It’s official, the Internet is about to emerge victorious from the battle for content supremacy
In case you didn’t notice it, you are at war – and reading this article is an act of aggression. That’s essentially the gist of one of Rupert Murdoch’s many pronouncements at the Leveson inquiry in the UK.
The inquiry was established following the News of the World phone-hacking scandal, and for the last two days the Australian-born media mogul has been the star witness/attraction.
In the course of his testimony, Murdoch has admitted that he should have shut the News of the World earlier (but that there was no cover-up involving him or his son James) and denied that he has ever been able to – or even tried to – exert undue influence over successive British prime ministers, from Margaret Thatcher to David Cameron.
Whether or not you believe his denials probably owes much to your degree of personal cynicism towards any situation where power and politics collide, but one Murdoch statement has an unquestionable ring of truth:
‘We’re dealing in a very complex world with disruptive technologies, and we’re suffering at the hand of those,’ he told the inquiry. ‘Every newspaper has had a very good run… [but] it’s coming to an end as a result of these disruptive technologies.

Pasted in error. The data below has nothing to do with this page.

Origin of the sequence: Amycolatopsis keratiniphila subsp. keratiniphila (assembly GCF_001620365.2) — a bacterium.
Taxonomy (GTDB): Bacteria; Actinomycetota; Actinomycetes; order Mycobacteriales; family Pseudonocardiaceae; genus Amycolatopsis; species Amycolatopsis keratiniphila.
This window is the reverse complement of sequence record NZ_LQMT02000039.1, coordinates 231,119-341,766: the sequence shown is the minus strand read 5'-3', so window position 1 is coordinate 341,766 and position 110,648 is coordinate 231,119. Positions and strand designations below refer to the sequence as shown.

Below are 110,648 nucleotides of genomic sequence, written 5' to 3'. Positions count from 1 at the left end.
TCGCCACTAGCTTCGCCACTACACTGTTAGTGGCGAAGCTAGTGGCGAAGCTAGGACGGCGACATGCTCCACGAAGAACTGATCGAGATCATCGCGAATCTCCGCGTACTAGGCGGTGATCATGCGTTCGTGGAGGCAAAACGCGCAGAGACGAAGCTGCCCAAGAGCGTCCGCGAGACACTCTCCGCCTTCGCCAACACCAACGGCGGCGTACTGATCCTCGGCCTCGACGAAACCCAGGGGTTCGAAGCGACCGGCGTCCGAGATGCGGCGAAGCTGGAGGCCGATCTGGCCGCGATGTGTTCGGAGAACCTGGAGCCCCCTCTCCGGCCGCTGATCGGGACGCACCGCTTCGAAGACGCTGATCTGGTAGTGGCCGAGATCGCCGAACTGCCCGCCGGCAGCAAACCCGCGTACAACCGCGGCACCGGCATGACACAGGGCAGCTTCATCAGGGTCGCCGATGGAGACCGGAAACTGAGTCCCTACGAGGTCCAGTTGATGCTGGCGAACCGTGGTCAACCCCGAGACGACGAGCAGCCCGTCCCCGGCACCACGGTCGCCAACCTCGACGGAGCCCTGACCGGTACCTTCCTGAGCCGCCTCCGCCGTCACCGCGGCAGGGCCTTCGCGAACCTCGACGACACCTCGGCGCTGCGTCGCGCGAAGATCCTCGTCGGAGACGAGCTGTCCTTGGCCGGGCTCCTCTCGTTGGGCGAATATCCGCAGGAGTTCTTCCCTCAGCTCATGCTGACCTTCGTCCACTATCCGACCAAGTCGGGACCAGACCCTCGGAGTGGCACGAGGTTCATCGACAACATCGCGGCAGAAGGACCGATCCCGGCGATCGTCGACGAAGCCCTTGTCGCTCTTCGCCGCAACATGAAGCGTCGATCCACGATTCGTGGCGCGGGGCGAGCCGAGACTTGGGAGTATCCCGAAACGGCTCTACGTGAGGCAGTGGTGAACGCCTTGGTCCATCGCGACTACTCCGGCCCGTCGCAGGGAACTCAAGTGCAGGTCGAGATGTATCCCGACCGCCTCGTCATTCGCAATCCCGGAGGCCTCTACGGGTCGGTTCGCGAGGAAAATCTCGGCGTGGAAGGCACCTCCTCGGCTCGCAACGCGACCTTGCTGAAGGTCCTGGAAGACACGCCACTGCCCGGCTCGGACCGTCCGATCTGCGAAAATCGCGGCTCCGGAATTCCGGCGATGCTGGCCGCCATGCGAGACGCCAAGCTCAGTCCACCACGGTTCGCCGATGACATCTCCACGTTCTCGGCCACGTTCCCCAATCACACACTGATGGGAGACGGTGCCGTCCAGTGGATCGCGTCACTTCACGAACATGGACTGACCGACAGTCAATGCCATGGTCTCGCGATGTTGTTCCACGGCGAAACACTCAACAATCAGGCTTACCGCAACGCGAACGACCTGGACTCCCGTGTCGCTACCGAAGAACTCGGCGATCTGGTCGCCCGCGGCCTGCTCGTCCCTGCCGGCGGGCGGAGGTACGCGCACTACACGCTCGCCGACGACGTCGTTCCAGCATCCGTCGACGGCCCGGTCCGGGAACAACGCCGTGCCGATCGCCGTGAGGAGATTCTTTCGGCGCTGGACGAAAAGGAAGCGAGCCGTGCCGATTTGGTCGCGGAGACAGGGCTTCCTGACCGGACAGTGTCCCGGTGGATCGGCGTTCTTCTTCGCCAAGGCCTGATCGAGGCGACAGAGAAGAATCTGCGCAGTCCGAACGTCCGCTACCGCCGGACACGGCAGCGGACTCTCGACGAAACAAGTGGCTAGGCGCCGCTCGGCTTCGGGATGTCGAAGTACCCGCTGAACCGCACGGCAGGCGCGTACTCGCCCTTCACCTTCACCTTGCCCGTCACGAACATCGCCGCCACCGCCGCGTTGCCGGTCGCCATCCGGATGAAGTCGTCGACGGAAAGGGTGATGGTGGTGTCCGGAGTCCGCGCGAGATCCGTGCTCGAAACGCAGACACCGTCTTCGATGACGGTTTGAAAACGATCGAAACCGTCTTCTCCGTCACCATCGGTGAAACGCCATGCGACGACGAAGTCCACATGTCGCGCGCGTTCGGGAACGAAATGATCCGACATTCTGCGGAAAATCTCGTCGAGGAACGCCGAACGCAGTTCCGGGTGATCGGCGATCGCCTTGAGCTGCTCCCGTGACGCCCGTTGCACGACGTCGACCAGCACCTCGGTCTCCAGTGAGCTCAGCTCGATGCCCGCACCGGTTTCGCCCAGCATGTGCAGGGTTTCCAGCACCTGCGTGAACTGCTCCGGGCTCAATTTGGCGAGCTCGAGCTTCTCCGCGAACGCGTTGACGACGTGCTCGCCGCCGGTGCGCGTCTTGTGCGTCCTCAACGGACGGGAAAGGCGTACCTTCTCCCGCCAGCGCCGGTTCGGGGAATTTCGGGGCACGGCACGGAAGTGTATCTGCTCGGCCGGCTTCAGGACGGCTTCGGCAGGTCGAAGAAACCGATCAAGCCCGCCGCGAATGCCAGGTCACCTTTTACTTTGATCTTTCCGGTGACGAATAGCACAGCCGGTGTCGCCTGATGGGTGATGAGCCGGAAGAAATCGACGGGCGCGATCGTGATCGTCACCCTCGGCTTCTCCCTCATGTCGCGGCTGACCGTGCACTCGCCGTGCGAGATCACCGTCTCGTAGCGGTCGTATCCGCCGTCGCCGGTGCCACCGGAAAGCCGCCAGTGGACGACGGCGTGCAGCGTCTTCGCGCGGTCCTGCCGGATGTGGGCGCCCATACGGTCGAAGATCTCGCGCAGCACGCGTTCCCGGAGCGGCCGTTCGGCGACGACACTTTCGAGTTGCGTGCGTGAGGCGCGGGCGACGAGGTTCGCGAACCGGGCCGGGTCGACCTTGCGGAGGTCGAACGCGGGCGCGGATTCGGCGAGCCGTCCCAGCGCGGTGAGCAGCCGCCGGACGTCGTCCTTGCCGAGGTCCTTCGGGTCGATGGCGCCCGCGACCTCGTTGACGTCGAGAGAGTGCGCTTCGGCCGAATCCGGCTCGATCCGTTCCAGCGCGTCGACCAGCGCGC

‘I think we will have both [Internet and print news] for quite a while, certainly ten years, some people say five. I’d be more inclined to say 20, but 20 means very small circulations.’
It’s a startling admission of near-certain defeat from the man who, love him or loathe him, has built one of the world’s great business empires on the back of the newspaper. And although you can bet that such a man will not go down fighting, his choice of words suggest that it is media evolution rather than revolution that will ultimately have proved decisive.
The ‘disruptive technologies’ he refers to are, of course, the Internet and its social media offspring. Online magazines like The Message are superseding their print antecedents by covering the same issues but offering universality of access. Which is why every word you choose to read online rather than in print is another wound inflicted on the medium Rupert Murdoch spearheads.
Yet by predicting that online (and social media) and print news content will co-exist for anywhere from five years to two decades brings to mind the time at the dawn of human history when Neanderthals and Homo sapiens co-existed before the latter ultimately forced the former into extinction.
Like Homo Sapiens, online and social media content is better placed to meet the challenges posed by the modern world, where immediacy of information and the desire to source news from a variety of trusted, personal sources has become paramount.
And like Neanderthals, newspapers are shortly fated to become museum pieces – fascinating curiosities that provide insight into a bygone era, but whose contemporary relevance is no more.
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